Love the Genre, Avoid the Movies

Whenever someone asks me “What’s your favorite genre,” it seems like an odd question.   It seems odd because my favorite genres often don’t match up with my favorite movies.  The movies I consider personal favorites spread across a wide spectrum of genres.  I often list movies I write about here as personal favorites, and they are, but the movies I bring up here lean more towards the universally praised while the movies I consider my favorites cover the good, bad, and the ugly all at once.  My favorites are classics, and masterpieces, and duds, and awful stinking bombs too, covering every genre in the book.  And yet when someone asks, “What’s your favorite genre,” even though I have no more favorites in it than any other genre, I say, “Science fiction,” without fail.  Then I’ll add, “Horror, too.  Science fiction and horror.”    Why do I keep doing that?

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A lot of my love for science fiction and horror goes back to childhood and can be chalked up to nostalgia.  I harbor no illusions that Logan’s Run is a fine piece of filmmaking, but I love it all the same.  It’s a favorite, in spite of itself.  I’ve owned it on VHS and DVD and streaming.  I know it’s lacking in more than a dozen ways, but it’s a favorite and favorites often defy our very own taste.  Besides, I saw Logan’s Run in 1976 when it opened and that factors in importantly to my feelings towards it now.   I also saw At the Earth’s Core that very same year and, again, no misguided delusions here that that’s a great movie but damned if I don’t love it.   Same goes for horror.  I saw Terror Train on cable more than a few times and even though it’s become a favorite, don’t expect to ever see me defend it as good.  It’s not.  In fact, it’s pretty damn bad.  But it’s got a train and, hey, I’m a sucker for trains in movies.

All of that is all well and good and we all know that our favorites don’t always line up with what we consider good art.  But here’s the thing that makes listing sci-fi and horror as my favorite genres particularly odd:  I don’t really watch them with any consistency or frequency.  I’ll watch damn near any drama or comedy or action film out there but with horror and sci-fi, I avoid them if I think they’re going to be bad.  In my early years, described in my favorites above, I watched any and all sci-fi/horror.  Then that stopped and I became much more selective.  They became my favorite genres to the point that I didn’t want to spoil my good will towards them by seeing so much crap that I almost stopped watching them altogether.  So in the last decade, I’ve only seen a handful of sci-fi/horror movies, despite their being everywhere.  I’ll hear about a Moon, or a Looper, or a Snowpiercer, and I’ll watch them suspecting I’ll like them based on their positive reception.  In all three cases, I did like them.  Many others I give a pass to, which is a shame because I might end up liking any one of them quite a bit.  For God’s sake, I love Logan’s Run!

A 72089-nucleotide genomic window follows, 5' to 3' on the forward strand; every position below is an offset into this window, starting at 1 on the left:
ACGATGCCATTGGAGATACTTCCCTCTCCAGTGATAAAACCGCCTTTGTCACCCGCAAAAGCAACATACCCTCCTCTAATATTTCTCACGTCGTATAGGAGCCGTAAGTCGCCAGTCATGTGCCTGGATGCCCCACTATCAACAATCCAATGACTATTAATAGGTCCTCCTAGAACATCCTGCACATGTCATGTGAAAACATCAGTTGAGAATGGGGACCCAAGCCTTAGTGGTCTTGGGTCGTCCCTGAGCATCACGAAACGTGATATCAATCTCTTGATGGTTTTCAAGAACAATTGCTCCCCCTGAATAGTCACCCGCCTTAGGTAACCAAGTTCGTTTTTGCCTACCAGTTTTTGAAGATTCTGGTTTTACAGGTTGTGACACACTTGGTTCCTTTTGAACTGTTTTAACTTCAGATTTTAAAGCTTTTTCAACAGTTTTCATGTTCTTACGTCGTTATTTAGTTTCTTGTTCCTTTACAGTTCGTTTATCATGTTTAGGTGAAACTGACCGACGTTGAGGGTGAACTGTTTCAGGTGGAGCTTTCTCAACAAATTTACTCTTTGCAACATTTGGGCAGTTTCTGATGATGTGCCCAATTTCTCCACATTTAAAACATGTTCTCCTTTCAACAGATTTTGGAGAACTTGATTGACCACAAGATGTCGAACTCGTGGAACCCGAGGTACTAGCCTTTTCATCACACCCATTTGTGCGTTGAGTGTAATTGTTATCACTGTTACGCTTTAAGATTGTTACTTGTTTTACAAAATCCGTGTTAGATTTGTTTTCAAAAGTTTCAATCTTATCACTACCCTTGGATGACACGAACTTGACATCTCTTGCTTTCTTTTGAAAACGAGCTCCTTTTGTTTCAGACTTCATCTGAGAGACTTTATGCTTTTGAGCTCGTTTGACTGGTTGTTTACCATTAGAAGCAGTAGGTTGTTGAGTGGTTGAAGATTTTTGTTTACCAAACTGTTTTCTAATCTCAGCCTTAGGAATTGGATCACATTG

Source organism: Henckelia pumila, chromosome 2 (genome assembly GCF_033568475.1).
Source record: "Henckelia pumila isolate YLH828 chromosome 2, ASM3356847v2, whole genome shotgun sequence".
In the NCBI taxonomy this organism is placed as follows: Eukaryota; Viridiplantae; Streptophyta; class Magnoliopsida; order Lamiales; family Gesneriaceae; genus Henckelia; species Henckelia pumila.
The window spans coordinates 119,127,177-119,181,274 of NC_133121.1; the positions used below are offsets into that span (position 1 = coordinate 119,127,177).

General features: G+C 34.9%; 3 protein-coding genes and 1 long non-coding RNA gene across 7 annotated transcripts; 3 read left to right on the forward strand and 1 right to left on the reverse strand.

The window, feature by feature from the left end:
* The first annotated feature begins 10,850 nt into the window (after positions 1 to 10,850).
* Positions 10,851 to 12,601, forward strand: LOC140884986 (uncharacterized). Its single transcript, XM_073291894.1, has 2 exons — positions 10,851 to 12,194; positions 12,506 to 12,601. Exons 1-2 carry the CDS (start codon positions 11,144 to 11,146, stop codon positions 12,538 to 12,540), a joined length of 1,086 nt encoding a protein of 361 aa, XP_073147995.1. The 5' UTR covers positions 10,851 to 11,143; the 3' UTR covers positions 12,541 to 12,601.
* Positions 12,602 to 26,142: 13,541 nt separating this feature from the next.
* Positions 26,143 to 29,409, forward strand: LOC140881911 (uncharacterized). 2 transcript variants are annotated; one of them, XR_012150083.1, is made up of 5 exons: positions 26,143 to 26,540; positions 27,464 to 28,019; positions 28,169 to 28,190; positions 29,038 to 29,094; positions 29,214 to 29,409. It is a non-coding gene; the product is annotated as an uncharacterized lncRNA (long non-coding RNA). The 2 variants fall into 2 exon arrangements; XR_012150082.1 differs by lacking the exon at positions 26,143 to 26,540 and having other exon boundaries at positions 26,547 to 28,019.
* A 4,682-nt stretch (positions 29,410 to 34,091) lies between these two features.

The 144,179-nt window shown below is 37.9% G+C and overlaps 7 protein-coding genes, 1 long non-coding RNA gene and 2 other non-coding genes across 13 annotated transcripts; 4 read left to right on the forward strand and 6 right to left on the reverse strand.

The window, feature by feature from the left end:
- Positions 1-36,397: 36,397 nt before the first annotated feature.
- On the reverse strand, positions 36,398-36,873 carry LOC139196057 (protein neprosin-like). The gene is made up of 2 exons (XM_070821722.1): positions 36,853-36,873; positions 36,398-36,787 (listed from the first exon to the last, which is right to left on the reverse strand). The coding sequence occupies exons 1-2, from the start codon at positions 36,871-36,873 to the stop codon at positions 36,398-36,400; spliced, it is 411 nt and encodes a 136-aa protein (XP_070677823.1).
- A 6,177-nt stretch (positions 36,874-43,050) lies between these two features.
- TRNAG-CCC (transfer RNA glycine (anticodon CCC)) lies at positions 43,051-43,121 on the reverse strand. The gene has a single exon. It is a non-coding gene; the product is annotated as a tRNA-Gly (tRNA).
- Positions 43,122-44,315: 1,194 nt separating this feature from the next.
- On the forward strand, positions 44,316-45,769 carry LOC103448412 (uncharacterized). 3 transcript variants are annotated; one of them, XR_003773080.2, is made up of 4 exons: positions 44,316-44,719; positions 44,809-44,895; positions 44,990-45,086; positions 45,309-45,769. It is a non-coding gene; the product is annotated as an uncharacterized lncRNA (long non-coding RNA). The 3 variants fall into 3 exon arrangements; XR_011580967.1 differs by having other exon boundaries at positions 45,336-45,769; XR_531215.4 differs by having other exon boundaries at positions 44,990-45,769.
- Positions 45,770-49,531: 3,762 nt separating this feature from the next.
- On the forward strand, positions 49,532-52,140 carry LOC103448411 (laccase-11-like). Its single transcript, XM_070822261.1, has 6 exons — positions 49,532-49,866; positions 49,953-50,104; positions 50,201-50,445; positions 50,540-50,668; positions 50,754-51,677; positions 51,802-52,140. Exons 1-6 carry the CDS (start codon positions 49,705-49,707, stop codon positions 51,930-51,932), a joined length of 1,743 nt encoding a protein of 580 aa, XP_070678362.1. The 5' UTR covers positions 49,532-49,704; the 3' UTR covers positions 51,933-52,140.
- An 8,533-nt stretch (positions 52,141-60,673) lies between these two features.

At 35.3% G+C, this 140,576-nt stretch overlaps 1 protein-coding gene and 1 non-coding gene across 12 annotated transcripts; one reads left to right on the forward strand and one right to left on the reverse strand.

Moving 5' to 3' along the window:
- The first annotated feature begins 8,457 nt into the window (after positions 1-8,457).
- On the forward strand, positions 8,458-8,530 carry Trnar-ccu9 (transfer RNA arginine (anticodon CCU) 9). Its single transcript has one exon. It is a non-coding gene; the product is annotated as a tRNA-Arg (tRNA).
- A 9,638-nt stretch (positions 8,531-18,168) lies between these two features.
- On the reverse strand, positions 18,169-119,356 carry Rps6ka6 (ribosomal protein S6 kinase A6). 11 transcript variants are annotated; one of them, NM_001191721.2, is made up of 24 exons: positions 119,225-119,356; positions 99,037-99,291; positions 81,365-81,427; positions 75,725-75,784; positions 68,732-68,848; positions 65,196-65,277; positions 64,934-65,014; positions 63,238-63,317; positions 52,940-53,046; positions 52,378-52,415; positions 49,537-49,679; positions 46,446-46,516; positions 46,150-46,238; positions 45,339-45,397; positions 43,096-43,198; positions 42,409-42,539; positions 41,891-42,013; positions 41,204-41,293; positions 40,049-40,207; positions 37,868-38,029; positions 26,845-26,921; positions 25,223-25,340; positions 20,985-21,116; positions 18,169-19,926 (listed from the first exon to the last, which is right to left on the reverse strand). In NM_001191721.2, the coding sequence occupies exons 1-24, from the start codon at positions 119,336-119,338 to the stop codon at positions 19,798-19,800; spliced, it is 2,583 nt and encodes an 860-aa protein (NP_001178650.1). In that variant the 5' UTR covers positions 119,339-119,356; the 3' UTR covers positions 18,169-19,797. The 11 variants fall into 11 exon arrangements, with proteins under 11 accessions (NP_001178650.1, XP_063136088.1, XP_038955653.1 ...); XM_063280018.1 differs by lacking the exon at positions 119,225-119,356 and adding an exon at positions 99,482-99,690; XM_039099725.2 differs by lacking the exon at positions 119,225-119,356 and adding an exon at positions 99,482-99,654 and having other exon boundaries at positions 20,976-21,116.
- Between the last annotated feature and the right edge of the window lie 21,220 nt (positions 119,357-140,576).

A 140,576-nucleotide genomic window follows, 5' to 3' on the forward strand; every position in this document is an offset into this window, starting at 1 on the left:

Horror’s even worse.  I skip most horror out there because I love so many great horror films from the thirties through the seventies, and love so few from the eighties on, that I am always suspicious that any horror film I see now will leave me bitterly disappointed.  But again, Terror Train.  If I can like that thing, who knows what else I might like.  Still, I avoid.  I watch any and everything from all the other genres but for sci-fi and horror, I curate madly.  I’ll usually give in if there’s enough buzz about something but even then there’s no guarantee.  I watched The Woman in Black because Hammer was involved and read some decent reviews of it but when I was done watching it I kind of wished I hadn’t.  It was fine, had a nice stylish appearance, but felt more like an endless series of jump scares than anything else.   Some people think jump scares define horror.  I do not.  A jump scare to me is like a game of peekaboo with a child.  Once, twice, maybe.  By the third and fourth and fifth you just want it to end.  There’s no depth, no substance, no feeling of building towards something.  A part of me feels like if you really get into jump scares then… well, just see the peekaboo analogy.

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And so, in this October month when horror is on the lips of all who speak about movies, I end up watching the same old horror films I’ve watched for decades, rather than trying on something new for size.  Already this month I’ve watched The Pit and the Pendulum, Twice-Told Tales, and Tales of Terror, all three with Vincent Price, and all three longstanding, personal favorites.  I have multiple Universal classics at my disposal that I have also dipped into as well, and the classic Hammer catalog including the Hammer television show, Hammer House of Horror.  The only new thing I decided to watch was season four of American Horror Story: Freakshow.  So far… [shrugs and makes "eh" sound].  It’s got some good things going for it but also a lot of built-in kitsch and winking at the difference in social and sexual mores between the fifties and now.  We’ll see how the rest of the season goes.  Outside of that, though, it will all be classic horror for me, or just plain old nostalgic crap.  I don’t plan on seeing anything else new in sci-fi or horror for a while, at least until next year probably.  Why?  Because I love it so much.  Isn’t it obvious?

 

14 Responses Love the Genre, Avoid the Movies
Posted By swac44 : October 29, 2014 2:52 pm

At least The Woman in Black had atmosphere and an enjoyable Daniel Radcliffe performance to recommend it, as opposed to this week’s new horror offering Ouija, which I went out of … oh, I don’t know, some sort of sense of duty to the genre I suppose, but found the results less than rewarding. Much less.

But what did we get beforehand? A trailer for the, as far as I can see, completely unnecessary sequel, The Woman in Black 2. It’s probably some other horror script that had a female ghost in widow’s weeds crammed into it to justify the sequel status. And I’ll probably go see that too.